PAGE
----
IDEAS home Printed from https://ideas.repec.org/a/eee/ecoedu/v30y2011i5p901-912.html
   My bibliography  Save this article

Do child care subsidies influence single mothers' decision to invest in human capital?

Author

Listed:
  • Herbst, Chris M.
  • Tekin, Erdal

Abstract

A child care subsidy is one of the most effective policy instruments to facilitate low-income individuals' transition from welfare to work. Although previous studies consistently find that subsidy receipt is associated with increased employment among single mothers, there is currently no evidence on the influence of these benefits on the decision to invest in human capital. Using data from the Kindergarten cohort of the Early Childhood Longitudinal Study, this paper examines the impact of child care subsidy receipt on the likelihood of engaging in education and job training activities. We identify the impact of subsidy receipt by exploiting plausibly exogenous geographic variation in the distance that parents must travel from home in order to reach the nearest social service agency that administers the subsidy application process. Results suggest that child care subsidies encourage single mothers to engage in human capital investment. In particular, our instrumental variables estimates imply that subsidy receipt increases the likelihood that a single mother enrolls in courses at a school or university by 13 percentage points and participates in a job training program by 8 percentage points.

Suggested Citation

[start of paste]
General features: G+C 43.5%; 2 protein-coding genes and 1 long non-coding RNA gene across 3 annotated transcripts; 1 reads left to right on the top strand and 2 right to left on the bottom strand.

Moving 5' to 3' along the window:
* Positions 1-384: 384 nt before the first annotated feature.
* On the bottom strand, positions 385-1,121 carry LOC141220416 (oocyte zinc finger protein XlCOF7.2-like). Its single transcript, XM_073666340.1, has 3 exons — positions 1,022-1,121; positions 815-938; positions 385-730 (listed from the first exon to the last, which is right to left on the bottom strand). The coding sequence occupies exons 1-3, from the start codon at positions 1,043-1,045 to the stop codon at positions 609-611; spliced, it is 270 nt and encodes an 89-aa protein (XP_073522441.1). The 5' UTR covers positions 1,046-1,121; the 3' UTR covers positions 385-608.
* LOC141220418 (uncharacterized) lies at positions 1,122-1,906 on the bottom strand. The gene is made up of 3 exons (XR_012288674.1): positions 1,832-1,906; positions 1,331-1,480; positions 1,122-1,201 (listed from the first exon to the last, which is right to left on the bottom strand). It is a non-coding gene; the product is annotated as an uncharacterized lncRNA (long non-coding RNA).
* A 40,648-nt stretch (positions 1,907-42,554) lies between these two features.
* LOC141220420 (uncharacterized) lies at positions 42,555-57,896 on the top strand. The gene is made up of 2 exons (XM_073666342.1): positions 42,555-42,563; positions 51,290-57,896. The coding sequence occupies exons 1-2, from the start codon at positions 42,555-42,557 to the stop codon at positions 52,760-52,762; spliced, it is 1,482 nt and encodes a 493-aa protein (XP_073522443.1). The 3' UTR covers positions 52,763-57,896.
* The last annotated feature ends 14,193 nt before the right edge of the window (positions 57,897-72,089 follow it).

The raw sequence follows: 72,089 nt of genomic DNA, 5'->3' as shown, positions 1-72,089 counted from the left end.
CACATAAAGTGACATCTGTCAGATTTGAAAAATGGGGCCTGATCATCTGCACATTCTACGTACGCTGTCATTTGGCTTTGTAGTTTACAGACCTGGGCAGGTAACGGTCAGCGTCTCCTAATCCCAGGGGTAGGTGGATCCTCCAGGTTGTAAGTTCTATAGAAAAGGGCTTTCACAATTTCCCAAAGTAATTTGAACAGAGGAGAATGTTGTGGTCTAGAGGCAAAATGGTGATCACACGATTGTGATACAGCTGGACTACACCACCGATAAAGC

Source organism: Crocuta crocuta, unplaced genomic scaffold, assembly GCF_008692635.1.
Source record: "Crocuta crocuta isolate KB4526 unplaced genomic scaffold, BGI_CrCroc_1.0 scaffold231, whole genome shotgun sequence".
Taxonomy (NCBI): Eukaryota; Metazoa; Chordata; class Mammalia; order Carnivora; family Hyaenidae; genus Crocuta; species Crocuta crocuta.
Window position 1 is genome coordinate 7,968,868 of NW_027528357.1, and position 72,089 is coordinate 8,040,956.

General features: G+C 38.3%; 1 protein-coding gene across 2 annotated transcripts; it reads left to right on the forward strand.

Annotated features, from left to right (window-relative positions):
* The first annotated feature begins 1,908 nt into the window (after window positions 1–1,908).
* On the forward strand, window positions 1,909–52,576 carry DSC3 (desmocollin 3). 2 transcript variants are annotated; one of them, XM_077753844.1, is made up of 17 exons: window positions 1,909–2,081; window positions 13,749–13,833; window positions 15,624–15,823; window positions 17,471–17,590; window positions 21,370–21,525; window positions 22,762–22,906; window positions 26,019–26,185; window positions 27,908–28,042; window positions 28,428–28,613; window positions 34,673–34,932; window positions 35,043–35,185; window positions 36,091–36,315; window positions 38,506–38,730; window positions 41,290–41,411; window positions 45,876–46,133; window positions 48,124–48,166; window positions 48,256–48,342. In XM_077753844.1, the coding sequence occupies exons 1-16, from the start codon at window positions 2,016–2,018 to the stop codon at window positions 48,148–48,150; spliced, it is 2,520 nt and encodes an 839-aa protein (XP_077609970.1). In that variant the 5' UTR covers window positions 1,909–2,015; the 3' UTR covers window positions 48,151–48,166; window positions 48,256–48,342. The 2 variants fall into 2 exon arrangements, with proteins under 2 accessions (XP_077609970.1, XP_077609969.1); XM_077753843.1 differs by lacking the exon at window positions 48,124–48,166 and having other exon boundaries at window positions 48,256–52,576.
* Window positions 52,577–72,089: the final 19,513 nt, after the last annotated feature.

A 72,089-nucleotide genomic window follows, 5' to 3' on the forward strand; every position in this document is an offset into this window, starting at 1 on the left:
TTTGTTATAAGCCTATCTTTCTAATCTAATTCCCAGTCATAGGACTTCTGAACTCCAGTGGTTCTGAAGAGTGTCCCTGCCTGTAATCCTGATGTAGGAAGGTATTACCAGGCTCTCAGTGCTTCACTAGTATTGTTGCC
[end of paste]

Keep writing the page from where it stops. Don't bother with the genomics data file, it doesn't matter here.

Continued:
• Herbst, Chris M. & Tekin, Erdal, 2011. "Do child care subsidies influence single mothers' decision to invest in human capital?," Economics of Education Review, Elsevier, vol. 30(5), pages 901-912, October.
  • Handle: RePEc:eee:ecoedu:v:30:y:2011:i:5:p:901-912
    as

    Download full text from publisher

    File URL: http://www.sciencedirect.com/science/article/pii/S0272775711000495
    Download Restriction: Full text for ScienceDirect subscribers only
    ---><---

    As the access to this document is restricted, you may want to search for a different version of it.

    References listed on IDEAS

    as
    1. Erdal Tekin, 2007. "Single Mothers Working At Night: Standard Work And Child Care Subsidies," Economic Inquiry, Western Economic Association International, vol. 45(2), pages 233-250, April.
    2. Herbst, Chris M. & Tekin, Erdal, 2010. "Child care subsidies and child development," Economics of Education Review, Elsevier, vol. 29(4), pages 618-638, August.
    3. Jonah B. Gelbach, 2002. "Public Schooling for Young Children and Maternal Labor Supply," American Economic Review, American Economic Association, vol. 92(1), pages 307-322, March.